In a NutshellUsed-car leasing is less common in the leasing market, but it’s an option, particularly if you’re hoping to save money on your monthly auto payments. The risk is committing to a car that’s more likely to need repairs — so proceed with caution.
Used-car leasing may help you save money on monthly payments — but there are risks you should be aware of.
Leasing a car is one way to drive a new car for monthly payments that are often cheaper than those you’d make on a car loan. Of all the vehicles financed or purchased in the fourth quarter of 2018, about 21% of new vehicles were leased, according to Experian data. Only about 4% of the leasing market was made up of used cars.
Should you consider leasing a used car? We’ll go over five things to know to help you decide if the benefits outweigh the risks for your situation.
- Your monthly lease payments may be less
- You should shop around
- The car may not be under warranty
- Remember, you’re still leasing a car
- A used-car lease might not be right for you
1. Your monthly lease payments may be less
When you lease a car, most of your monthly payments go toward the vehicle’s expected depreciation (the rate your vehicle loses value over time). A car can depreciate by 20% or more after the first year of ownership alone. Used cars tend to depreciate less swiftly than new ones, which means you’ll likely pay less each month to lease a used vehicle compared to a new one.
But the amount of your monthly payment will depend on the particular car you want to lease and your lease terms. Before you go car shopping, it’s a good idea to set a budget to figure out what you can afford to pay each month.
2. You should shop around
Because leasing a used car is far less common than leasing a new car, you may have to search a bit to find car dealerships that lease used vehicles.
Deciding which type of used car to lease comes down to your goal. Are you trying to lease a luxury car like a Lexus or Audi or something more standard, like a Honda Civic or Toyota Camry? Once you’ve narrowed that down, you can start calling dealers to compare leasing terms.
Be aware that many used leases will be for “certified pre-owned” vehicles. And most will have fewer than 48,000 miles, according to Edmunds.
Car dealerships aren’t the only place you can lease used cars. You can also use leasing services, like SwapALease.com or LeaseTrader, to take over a car lease from someone who wants out of theirs. Since the other person wants out, you might be able to negotiate enough concessions from the person transferring the lease to make it a better deal for you.
You’ll want to avoid “lease-here, pay-here” dealerships that lease older used vehicles. While you may be able to get a lease this way even if you have credit problems, you may have to make weekly or biweekly payments and cover high leasing charges — which can make these leases very costly.
3. The car may not be under warranty
Depending on the age of the car, its manufacturer’s warranty might expire before your lease ends. In this case, you might be on the hook for any repairs that are necessary to keep the car in working order, not only to keep it running but also to avoid any wear-and-tear charges at the end of your lease.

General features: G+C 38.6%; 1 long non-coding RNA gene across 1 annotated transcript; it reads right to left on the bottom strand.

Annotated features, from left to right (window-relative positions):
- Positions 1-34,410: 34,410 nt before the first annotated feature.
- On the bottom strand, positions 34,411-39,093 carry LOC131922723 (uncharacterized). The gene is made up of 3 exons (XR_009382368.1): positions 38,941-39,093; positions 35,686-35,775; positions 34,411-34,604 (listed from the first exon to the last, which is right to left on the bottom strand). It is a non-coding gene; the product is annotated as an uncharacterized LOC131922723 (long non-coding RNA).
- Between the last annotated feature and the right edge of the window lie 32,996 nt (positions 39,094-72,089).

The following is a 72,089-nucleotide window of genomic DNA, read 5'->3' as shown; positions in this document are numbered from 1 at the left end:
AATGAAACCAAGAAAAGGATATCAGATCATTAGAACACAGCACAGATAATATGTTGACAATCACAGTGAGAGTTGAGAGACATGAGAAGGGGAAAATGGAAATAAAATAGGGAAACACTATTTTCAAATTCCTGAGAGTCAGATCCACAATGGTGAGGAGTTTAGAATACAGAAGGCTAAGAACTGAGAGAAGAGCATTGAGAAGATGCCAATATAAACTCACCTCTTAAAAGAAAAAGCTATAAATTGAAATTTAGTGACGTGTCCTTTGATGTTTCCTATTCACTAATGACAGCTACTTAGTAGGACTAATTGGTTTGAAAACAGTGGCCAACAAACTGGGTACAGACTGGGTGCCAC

But you may be able to avoid costly repairs by leasing a certified pre-owned car that comes with some kind of warranty from the dealership.
If you can’t lease a certified pre-owned car, you can usually buy an extended warranty — also known as a service contract — on your own to cover certain unexpected expenses. Just be aware that all extended warranties are not created equal. Make sure you know exactly what is and isn’t covered so you aren’t surprised if you eventually need to make a claim.
4. Remember, you’re still leasing a car
While leasing a used car may come with lower monthly payments, keep in mind that at the end of the lease, you don’t own the car. If your need for a vehicle hasn’t changed when your lease ends, you can purchase the vehicle (if that’s an option), lease another car, or buy a new or used vehicle.
When you return your vehicle to the dealer at the end of the lease, you can be charged for excessive wear and tear if the car isn’t in good shape. And by leasing a used car, you’ll likely be returning the vehicle at a more advanced age than if you’d leased a new car. So you should make sure the car stays well-maintained to avoid any unnecessary fees at the end of the lease.
5. A used-car lease might not be right for you
Used-car leases aren’t for everyone. If you love leasing a brand-new vehicle with the latest technology and that new-car smell each time your lease expires, used-car leasing may not be worth the cost savings to you. A new-car lease may be a better fit.
Similarly, if you don’t want to deal with the hassle of extended warranties and potential maintenance expenses that may be more likely to pop up with used-car leasing, you’re probably better off sticking with leasing new cars.
You should also consider whether it makes more sense to buy a used car if you’re considering leasing a used vehicle.
Leasing a used vehicle could save you money on your monthly payments. Just make sure you’re prepared to find a used-car lease that fits your needs and budget.
And don’t forget that the cost savings of leasing a used vehicle comes at a price. Potential maintenance costs and other risks associated with leasing a used car may not be worth it for everyone.
Whatever you decide, make sure you do your homework by preparing a budget and comparison shopping for the best used-car lease for your situation.